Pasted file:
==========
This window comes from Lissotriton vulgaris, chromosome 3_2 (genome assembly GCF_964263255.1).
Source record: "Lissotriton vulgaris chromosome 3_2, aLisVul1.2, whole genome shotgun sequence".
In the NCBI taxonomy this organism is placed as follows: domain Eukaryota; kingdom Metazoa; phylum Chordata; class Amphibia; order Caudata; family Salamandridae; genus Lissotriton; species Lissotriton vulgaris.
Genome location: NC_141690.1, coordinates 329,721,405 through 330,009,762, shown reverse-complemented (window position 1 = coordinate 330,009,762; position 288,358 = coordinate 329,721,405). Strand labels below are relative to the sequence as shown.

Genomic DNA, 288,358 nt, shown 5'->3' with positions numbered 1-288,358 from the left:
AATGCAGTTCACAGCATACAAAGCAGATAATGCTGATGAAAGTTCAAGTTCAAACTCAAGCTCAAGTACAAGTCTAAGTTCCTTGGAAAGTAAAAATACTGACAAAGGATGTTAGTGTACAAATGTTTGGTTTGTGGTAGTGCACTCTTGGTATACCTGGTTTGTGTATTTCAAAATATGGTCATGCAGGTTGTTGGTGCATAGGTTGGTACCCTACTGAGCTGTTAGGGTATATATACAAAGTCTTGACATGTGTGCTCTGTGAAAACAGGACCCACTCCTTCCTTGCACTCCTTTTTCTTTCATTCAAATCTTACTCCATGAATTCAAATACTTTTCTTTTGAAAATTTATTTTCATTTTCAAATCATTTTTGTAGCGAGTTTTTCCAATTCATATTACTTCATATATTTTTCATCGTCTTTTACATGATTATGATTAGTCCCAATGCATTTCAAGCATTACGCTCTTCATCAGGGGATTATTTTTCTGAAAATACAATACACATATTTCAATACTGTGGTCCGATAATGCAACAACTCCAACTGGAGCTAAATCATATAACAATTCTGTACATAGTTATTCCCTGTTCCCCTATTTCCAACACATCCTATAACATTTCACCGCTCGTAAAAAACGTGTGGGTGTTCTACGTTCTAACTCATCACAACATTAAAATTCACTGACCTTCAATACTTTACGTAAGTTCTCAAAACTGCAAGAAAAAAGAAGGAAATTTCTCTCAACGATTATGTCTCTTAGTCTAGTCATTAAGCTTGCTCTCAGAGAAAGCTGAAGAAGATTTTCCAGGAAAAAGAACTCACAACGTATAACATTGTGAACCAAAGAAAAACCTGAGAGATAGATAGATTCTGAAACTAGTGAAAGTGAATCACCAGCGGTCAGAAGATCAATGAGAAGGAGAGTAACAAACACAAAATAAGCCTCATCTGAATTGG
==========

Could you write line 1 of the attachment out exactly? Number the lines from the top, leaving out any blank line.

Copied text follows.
This window comes from Lissotriton vulgaris, chromosome 3_2 (genome assembly GCF_964263255.1).